The Entrepreneur Rule that was set to go into effect on July 17, 2017, has been delayed until March 18, 2018, to allow the Department of Homeland Security (DHS) an opportunity to review the rule in light of President Trump’s Executive Order 13767, “Border Security and Immigration Enforcement Improvements.”
President Trump’s Executive Order 13767 requires federal agencies to review any procedures for granting parole and change any procedure that proposes a threat to the United States’ security. In consideration, the DHS is taking comments from the public in consideration of whether the rule should be finalized.
Unfortunately, there is a possibility that the Entrepreneur Rule never goes into effect and because the DHS decides the rule proposes an unlawful security risk in light of Trump’s executive order.
On July 17, 2017, the international entrepreneur rule will take effect, which permits the Secretary of Homeland Security to grant parole admission on a case-by-case basis to immigrant entrepreneurs who will increase job growth and provide a significant public benefit to the United States. The goal of the international entrepreneur rule is to allow The Department of Homeland Security (DHS) to improve start-up success by increasing and enhancing entrepreneurship, innovation, and job creation.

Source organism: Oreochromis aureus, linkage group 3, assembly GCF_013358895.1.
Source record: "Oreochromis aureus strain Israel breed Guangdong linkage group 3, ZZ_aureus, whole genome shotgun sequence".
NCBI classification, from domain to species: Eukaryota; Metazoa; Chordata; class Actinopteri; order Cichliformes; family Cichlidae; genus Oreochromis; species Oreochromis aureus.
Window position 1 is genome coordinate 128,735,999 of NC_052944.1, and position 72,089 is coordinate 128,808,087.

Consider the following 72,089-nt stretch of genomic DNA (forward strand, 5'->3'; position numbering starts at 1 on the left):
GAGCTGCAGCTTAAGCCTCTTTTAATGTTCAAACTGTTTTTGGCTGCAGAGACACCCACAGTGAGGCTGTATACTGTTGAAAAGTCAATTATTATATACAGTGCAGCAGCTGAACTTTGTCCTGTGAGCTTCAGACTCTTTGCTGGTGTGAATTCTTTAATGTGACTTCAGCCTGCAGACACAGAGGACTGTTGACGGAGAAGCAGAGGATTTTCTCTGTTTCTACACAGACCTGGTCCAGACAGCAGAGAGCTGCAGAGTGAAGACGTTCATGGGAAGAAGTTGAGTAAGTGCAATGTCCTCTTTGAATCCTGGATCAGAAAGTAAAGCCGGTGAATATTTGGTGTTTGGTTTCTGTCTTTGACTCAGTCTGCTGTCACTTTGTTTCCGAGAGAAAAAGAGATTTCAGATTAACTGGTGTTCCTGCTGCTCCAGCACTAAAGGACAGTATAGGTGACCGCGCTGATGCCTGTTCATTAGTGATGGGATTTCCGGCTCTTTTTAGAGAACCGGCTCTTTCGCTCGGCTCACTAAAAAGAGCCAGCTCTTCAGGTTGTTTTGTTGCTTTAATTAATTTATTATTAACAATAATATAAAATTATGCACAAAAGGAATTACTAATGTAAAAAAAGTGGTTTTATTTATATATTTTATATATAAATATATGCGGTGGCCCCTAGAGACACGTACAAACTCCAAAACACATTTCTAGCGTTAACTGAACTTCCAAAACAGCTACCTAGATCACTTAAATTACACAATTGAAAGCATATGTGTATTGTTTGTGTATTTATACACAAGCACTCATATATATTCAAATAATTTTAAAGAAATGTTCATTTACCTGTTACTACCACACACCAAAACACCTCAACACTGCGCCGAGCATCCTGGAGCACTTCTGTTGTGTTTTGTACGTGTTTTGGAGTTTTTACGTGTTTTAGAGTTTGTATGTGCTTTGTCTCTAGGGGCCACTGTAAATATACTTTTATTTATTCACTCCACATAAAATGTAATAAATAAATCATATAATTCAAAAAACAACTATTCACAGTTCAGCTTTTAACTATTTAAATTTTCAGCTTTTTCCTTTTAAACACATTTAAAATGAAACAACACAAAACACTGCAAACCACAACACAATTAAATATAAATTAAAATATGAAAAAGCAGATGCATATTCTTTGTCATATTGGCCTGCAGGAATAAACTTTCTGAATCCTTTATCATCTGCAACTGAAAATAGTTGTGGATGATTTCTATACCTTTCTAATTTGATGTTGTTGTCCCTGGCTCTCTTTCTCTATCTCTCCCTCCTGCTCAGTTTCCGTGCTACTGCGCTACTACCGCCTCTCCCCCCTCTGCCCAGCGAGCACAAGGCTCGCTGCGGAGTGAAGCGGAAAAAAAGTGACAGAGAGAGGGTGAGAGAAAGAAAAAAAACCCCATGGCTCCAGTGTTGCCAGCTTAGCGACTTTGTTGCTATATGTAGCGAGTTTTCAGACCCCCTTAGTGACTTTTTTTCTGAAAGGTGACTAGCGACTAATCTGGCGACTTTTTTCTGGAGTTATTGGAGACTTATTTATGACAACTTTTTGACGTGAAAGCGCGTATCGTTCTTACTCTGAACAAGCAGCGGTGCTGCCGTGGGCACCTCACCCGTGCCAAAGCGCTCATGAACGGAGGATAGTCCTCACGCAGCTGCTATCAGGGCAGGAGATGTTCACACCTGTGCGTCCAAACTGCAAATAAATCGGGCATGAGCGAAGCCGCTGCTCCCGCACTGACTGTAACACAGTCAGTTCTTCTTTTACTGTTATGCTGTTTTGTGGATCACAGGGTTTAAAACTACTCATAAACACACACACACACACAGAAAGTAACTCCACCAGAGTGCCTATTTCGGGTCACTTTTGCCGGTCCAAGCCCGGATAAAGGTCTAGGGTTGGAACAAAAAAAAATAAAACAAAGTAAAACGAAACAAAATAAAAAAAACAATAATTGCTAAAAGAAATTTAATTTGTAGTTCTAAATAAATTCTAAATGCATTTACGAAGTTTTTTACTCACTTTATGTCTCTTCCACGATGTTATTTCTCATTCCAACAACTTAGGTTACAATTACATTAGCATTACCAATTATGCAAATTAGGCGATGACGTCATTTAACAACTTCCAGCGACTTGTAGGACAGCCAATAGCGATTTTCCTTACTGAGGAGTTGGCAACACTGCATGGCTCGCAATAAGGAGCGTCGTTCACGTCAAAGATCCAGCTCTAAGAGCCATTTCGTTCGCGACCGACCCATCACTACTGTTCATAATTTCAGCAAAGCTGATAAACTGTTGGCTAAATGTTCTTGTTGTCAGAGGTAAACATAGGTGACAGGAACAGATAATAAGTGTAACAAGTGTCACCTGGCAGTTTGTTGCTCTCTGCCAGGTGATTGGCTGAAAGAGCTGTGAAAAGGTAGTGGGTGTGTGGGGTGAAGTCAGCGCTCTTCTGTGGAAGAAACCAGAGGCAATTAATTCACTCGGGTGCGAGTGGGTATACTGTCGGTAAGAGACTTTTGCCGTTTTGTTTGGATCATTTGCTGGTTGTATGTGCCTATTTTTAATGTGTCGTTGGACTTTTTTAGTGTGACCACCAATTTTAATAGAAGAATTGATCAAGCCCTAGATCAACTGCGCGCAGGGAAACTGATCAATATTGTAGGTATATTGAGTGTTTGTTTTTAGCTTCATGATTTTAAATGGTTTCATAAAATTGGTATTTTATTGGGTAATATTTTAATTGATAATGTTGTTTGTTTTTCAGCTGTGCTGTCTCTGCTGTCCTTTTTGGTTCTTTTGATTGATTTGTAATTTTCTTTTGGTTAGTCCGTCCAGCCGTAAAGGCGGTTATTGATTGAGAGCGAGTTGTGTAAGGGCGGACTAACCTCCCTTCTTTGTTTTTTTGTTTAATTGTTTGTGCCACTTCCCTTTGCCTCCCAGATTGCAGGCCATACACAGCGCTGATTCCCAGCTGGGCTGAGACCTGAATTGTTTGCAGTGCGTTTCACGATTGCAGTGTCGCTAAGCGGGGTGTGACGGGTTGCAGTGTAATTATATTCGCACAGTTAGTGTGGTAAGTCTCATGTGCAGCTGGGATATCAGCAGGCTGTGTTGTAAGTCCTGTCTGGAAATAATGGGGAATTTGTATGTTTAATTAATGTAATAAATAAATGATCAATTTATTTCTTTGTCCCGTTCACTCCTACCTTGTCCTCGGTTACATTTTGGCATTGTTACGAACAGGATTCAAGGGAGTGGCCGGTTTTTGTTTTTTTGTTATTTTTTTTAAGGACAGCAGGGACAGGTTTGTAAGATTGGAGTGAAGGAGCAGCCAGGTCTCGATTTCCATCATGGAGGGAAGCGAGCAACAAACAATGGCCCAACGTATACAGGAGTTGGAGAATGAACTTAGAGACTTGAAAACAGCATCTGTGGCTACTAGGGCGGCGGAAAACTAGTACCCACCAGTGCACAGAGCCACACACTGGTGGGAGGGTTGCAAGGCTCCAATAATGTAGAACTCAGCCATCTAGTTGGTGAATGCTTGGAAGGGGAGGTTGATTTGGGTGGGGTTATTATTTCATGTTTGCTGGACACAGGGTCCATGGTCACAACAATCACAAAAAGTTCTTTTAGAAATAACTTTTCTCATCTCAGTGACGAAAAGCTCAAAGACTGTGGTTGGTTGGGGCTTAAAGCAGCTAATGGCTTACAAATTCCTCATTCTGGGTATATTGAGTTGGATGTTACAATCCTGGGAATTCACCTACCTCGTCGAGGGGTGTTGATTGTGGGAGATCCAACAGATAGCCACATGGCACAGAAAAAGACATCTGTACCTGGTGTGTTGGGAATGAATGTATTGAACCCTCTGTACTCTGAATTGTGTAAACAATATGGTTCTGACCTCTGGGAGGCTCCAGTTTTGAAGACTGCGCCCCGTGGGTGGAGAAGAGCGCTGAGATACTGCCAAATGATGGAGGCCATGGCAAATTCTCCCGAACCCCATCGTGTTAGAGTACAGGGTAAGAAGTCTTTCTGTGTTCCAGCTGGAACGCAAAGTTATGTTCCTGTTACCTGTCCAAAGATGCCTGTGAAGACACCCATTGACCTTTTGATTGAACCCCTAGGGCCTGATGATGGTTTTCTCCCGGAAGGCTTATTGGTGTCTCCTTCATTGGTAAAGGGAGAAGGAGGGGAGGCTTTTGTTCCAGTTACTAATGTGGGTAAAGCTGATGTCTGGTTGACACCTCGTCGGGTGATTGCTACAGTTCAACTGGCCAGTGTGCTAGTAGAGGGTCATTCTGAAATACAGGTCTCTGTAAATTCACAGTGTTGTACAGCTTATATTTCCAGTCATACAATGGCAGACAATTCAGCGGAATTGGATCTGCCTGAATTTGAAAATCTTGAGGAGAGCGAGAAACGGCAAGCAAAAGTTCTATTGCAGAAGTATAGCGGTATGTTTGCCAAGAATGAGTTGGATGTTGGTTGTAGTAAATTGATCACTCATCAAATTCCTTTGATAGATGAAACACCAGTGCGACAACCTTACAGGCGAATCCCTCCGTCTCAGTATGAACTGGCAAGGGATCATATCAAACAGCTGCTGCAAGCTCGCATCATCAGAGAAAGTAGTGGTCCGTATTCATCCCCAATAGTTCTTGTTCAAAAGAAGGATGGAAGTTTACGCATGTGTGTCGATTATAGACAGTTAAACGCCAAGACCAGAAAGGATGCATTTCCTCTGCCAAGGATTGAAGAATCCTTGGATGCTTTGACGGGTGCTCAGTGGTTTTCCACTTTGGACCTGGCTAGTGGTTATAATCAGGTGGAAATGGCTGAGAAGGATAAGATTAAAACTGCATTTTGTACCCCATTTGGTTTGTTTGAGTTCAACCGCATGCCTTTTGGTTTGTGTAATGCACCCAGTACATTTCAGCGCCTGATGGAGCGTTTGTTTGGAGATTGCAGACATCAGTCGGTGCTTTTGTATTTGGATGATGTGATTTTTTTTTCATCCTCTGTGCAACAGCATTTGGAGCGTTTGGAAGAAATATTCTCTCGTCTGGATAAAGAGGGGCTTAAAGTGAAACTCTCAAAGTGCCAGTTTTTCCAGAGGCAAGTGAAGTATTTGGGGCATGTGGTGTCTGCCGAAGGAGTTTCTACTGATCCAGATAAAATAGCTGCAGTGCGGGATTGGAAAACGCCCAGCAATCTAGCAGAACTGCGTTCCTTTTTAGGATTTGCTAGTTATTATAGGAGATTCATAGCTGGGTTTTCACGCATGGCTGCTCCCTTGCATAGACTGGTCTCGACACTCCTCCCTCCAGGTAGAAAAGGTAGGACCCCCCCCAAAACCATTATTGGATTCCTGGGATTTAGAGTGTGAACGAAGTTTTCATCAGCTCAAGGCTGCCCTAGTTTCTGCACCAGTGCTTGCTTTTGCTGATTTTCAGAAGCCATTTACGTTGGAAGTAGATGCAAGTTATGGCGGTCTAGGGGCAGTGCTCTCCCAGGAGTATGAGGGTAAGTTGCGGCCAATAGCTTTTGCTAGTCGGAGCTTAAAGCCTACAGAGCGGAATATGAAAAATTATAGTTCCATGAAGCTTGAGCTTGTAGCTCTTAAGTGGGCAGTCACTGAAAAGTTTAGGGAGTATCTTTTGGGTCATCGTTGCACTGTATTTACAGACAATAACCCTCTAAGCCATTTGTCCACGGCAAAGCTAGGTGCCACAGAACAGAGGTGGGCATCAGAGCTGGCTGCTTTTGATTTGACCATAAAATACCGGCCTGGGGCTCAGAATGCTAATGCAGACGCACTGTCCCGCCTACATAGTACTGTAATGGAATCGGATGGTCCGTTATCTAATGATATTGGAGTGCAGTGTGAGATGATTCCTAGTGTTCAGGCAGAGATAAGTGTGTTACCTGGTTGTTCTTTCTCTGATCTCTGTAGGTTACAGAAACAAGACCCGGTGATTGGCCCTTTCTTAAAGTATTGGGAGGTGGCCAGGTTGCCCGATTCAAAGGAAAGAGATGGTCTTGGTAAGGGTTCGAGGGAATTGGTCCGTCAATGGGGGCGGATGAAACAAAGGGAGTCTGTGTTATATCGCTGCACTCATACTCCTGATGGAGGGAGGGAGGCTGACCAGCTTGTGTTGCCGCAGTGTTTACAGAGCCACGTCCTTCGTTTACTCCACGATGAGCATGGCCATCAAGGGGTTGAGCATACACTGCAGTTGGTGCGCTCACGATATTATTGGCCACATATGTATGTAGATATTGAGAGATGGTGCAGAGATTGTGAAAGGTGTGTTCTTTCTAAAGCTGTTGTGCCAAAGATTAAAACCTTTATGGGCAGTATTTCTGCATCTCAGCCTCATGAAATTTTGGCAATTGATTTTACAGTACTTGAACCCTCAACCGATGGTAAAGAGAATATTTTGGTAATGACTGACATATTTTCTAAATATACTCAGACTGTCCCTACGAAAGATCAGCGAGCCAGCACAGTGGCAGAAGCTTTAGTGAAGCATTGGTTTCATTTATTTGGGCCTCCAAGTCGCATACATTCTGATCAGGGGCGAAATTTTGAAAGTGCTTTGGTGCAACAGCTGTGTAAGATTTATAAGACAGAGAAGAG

For a start-up to qualify it must have been founded in the last five years, must have been founded in the United States, and must demonstrate a substantial potential for growth. In addition, only three immigrant entrepreneurs may receive parole admission per company. Applicants are only eligible if their company meets the above criteria. While each applicant is reviewed on a case-by-case basis, the international entrepreneur rule established general criteria for the DHS to consider.
The applicant entrepreneur must demonstrate that he/she has significant ownership of the company, at least 10%, possesses critical operational knowledge that would assist growth in the United States, and the company has received a large financial investment. To demonstrate financial liquidity the applicant’s start-up have received investments of $250,000 or more from U.S. investors or have received $100,000 or more in government grants.
If an applicant does not meet one of the above requirements, he/she may still be considered for parole admission if the entrepreneur can demonstrate his/her company will offer a significant public benefit. For example, the start-up will create jobs in the United States.
The DHS reviews all parole admission in the totality of the circumstances – in light of all the applicant’s information is there reasonable certainty the applicant will provide the United States with a significant public benefit. Included in the totality of circumstances are general immigration requirements, i.e. background check, possessing good moral character, passing medical examination.